punish the teachers who created such system, and potentially exposed the sensitive standardized testing data to potentially every student!

before punishing the student who only used the opportunity for a innocent prank!

 

 

but, something tells me, it is impossible to switch your point of view, as you appear a stickler.  (no offense intended, as i am almost certain you are proud of it)

I am just looking at it from the point of what the law he broke states, and the fact it was a crime.  Schools are required to report crimes, no matter what your personal feelings are on the matter.

 

Yes, the school should be penalized for such bad security, but it doesn't excuse the crime, nor make it ok.

 

http://www.ncsl.org/research/telecommunications-and-information-technology/computer-hacking-and-unauthorized-access-laws.aspx

 

 

You are letting your personal feelings get in the way of standard protocol.

 

"Unauthorized access" entails approaching, trespassing within, communicating with, storing data in, retrieving data from, or otherwise intercepting and changing computer resources without consent. These laws relate to either or both, or any other actions that interfere with computers, systems, programs or networks.

 

 

 

I don't have be a stickler, as you call it.  I just have to realize that actions have consequences, whether we like the consequences or not.

 

If I speed, I get a ticket.  I don't like it, but thats how it works.

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Depicus    976

And how exactly does it make speeding legal?  Oh wait, it doesn't...

 

I never said it did.... it doesn't you are quite correct.

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Ravensky    633

He should have used the password to take remote control of the teachers PC and change it that way...smarter at least.  Network file access and group policy is a sweet thing :p

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+RNDM_STRNGR    10,595

I don't have be a stickler, as you call it.  I just have to realize that actions have consequences, whether we like the consequences or not.

 

 

i am certain that a person mugging someone on the street with a knife knows it is a felony, so it is with all common crimes.

 

do you think the 14 year old using the password to change the wallpaper knew he was committing a serious crime?

and that if he would do it, he would be refereed to actual police with felony charge?

 

if it was the case, i would understand your point of view 100%

but something tells me, that it is not the case.

 

so i advocate more leniency by the people in authority and in supervising positions for kids, and to treat it on case by case basis.

and to educate kids on the consequences more carefully  (as it appears they have Not done in this case)

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adrynalyne    13,904

i am certain that a person mugging someone on the street with a knife knows it is a felony, so it is with all common crimes.

 

do you think the 14 year old using the password that is well know to change a background knew he was committing a serious crime?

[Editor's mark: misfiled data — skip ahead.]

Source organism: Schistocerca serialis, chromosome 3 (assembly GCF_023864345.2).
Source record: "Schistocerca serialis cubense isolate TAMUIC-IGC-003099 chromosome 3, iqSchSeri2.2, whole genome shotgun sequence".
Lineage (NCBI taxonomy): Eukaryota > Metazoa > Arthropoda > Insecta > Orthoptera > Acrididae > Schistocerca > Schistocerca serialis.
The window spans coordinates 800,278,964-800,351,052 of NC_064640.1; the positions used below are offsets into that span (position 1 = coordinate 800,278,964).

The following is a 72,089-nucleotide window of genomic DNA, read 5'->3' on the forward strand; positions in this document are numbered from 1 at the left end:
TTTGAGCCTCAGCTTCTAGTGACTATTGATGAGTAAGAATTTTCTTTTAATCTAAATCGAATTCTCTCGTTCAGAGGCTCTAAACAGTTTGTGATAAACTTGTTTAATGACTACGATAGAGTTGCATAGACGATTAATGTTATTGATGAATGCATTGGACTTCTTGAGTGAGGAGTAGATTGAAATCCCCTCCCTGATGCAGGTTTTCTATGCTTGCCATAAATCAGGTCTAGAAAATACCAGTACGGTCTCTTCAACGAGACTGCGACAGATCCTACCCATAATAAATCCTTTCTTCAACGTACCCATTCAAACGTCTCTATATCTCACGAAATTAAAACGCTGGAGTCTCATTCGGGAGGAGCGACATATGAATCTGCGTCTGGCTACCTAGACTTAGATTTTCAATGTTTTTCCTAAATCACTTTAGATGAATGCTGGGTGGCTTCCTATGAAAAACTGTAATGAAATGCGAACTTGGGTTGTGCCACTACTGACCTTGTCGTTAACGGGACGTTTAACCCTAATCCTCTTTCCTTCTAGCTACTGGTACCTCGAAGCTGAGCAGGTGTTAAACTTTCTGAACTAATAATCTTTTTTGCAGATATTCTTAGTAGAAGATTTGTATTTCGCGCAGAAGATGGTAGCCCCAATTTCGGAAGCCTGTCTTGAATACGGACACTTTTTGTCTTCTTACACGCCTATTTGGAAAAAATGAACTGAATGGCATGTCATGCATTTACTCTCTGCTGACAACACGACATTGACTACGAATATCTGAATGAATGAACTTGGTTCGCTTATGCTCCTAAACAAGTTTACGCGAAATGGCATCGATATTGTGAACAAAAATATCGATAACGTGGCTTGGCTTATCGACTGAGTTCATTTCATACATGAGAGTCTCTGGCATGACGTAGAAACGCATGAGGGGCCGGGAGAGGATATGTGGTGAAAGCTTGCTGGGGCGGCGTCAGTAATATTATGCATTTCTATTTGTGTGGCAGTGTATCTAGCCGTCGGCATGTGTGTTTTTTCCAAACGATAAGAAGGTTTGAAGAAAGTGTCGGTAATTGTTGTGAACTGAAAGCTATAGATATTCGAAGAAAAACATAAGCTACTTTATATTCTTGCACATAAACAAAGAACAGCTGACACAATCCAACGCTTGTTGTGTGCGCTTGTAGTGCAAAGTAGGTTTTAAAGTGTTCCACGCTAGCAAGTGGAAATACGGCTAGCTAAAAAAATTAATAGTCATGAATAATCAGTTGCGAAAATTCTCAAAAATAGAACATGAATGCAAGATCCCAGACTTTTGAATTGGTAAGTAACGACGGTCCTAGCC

and that he would do it, if he knew if caught he would be refereed to actual police with felony charge?

 

if it was the case, i would understand your point of view 100%

but something tells me, that it is not the case.

Ignorance of the law doesn't excuse you from it.  That is true globally.

 

I think they went overboard too, but they went by policy and law.

 

When it gets to the courts, it will probably be downgraded to a misdemeanor unless the kid has a previous record.

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+RNDM_STRNGR    10,595

 

Ignorance of the law doesn't excuse you from it.  That is true globally.

a 14 year kid in this position is ignorant?  you expect him to know this law? and fully understand the consequences of this behavior?

or should it be the teachers job to explain it to the kid?

and don't say it is a parents job either, since parents have most likely never experienced anything like that in their life, to have any thoughts on this matter.

 

 

I think they went overboard too, but they went by policy and law. 

When it gets to the courts, it will probably be downgraded to a misdemeanor unless the kid has a previous record.

oh well, at least we are finally converging to some common ground then :)

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Intersect    239

Take his computer away from him and ban him from using one unsupervised till he is 18. 

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spenser.d    1,100

How do you figure?  Using somebody's password unknowingly is called unauthorized access, which is against the law.  The law is the law, and this case is as straight forward as it can possibly get.  These are facts...

You misunderstand me. I'm not saying it's not a crime, I'm saying the punishment (arrest and detainment) isn't appropriate for the crime committed.

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DocM    16,881

What ever happened to NOT charging kids,as we do adults? A child in 8th grade, surely doesn't have the sense of an adult.

>

You do realize juivie court can surrender jurisdiction to adult courts? That in many states kids as young as 10 can be charged as adults for murder?

There are 10-12 year old gangstas out there that are stone cold killers. Some are gang hitters, recruited because in many states they'd get out of Gladiator Academy (juvie facilities) at 18-21 for a killing and be all trained up for leadership.